Despite an ongoing COVID-19 surge, Cuba is preparing to ease travel restrictions in November by removing its testing requirement for people who are fully vaccinated. As of November 15, Cuban authorities will reopen the country’s borders, citing the country will have vaccinated 90 percent of its population by then. Cuba’s peak travel season, which runs from mid-November until late March, will also see all airports will reopen and commercial flights will resume, officials confirmed.
Travelers will no longer have to present a recent PCR test if they are fully vaccinated and can prove it with an official vaccination certificate. Those who aren’t vaccinated must present a negative result of a PCR test taken no more than 72 hours before traveling to Cuba. At present, all incoming travelers are required to quarantine for five days at these hotel-hospitals while awaiting the results of their PCR tests. Then they’re required to undergo a second test before leaving quarantine.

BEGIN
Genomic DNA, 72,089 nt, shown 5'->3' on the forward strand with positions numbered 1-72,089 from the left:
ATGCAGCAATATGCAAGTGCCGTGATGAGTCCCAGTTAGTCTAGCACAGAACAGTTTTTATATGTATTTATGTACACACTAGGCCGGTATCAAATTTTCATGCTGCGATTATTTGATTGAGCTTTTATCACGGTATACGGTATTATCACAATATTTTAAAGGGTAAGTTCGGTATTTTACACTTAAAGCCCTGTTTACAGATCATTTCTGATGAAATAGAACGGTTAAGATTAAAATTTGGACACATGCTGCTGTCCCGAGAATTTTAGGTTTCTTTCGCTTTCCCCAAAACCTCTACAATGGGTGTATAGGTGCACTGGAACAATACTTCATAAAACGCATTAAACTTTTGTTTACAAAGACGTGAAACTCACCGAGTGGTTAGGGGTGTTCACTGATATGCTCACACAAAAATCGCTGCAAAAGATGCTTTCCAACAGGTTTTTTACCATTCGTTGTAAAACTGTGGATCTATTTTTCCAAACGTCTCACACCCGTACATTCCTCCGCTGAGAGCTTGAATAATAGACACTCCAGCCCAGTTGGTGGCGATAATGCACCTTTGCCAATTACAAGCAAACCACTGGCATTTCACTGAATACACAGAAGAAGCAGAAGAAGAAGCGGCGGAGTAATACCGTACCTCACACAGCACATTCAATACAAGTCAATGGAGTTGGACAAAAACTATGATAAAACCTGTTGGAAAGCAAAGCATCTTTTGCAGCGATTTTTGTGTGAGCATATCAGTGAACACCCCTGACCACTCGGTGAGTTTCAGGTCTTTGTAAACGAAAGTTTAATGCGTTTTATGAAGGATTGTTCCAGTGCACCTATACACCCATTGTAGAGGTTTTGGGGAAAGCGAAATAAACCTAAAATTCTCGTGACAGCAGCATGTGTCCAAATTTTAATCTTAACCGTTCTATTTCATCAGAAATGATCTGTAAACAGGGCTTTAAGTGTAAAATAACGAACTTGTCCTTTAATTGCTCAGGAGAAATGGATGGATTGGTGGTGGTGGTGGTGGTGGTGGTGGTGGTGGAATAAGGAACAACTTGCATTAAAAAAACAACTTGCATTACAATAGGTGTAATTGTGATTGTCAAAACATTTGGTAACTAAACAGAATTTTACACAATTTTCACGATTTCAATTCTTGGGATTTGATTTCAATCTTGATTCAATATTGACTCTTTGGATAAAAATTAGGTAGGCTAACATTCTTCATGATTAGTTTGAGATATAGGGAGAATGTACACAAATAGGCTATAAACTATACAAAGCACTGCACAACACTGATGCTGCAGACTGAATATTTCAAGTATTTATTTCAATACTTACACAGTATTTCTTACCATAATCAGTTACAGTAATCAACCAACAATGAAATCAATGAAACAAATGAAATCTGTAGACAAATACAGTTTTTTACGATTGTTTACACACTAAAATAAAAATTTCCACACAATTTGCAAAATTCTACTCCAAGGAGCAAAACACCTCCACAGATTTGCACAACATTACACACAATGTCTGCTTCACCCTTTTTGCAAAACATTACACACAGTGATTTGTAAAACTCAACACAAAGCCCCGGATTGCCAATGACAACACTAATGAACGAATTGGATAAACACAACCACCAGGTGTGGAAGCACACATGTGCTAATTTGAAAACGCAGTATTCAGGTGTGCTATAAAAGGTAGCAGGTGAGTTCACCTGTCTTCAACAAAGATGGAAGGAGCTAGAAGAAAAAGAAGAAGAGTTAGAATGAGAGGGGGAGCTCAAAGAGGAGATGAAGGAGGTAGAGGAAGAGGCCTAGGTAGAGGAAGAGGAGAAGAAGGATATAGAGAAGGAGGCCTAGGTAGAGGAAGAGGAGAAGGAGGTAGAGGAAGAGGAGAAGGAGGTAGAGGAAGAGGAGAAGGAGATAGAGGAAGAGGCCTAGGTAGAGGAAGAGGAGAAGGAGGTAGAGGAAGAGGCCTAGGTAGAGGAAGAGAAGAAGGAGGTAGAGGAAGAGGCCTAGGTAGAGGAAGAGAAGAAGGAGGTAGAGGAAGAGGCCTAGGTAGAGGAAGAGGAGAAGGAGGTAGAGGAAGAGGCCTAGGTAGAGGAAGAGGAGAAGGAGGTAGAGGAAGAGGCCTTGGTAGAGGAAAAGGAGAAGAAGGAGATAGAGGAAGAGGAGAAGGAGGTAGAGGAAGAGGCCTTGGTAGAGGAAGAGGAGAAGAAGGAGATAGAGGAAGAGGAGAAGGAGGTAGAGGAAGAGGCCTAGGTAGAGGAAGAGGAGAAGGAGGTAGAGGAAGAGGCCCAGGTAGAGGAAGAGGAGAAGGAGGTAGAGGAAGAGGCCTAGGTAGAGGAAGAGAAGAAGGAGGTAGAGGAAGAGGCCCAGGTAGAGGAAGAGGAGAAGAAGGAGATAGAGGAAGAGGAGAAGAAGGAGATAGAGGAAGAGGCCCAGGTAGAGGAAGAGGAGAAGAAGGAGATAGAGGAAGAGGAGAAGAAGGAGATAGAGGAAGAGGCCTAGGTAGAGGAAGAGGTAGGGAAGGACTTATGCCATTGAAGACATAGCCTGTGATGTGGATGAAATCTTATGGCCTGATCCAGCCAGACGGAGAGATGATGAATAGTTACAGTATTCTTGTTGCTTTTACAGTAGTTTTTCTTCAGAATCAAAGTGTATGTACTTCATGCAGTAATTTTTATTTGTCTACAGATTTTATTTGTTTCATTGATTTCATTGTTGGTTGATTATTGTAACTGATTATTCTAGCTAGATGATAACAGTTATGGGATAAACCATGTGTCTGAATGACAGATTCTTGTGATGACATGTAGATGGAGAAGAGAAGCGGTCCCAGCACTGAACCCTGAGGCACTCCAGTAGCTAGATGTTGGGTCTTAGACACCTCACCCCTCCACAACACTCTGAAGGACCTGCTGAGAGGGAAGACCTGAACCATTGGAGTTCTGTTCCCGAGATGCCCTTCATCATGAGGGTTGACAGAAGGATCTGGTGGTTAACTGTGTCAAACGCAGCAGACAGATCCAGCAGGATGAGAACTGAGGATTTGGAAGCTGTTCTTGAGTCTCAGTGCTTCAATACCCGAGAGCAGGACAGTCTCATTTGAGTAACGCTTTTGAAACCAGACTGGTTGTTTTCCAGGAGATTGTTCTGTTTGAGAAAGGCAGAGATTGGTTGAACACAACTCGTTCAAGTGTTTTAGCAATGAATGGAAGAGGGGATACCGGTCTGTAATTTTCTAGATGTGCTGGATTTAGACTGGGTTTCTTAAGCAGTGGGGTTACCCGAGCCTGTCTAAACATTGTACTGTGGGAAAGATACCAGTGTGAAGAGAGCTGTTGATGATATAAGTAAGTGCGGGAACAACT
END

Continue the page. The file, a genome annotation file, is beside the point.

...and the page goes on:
“Taking into account the progress in the vaccination process in Cuba, its demonstrated effectiveness and the perspective that more than 90% of the entire population will conclude the vaccination schedules in November; conditions are being prepared to gradually open the country’s borders as of November 15, 2021,” the tourism ministry said in a statement.
In addition, diagnostic tests will be carried out randomly at the airport. If a patient tests positive for COVID-19, they will be transfered to a hotel-hospital: a tourist facility authorized by the government for isolation and medical care.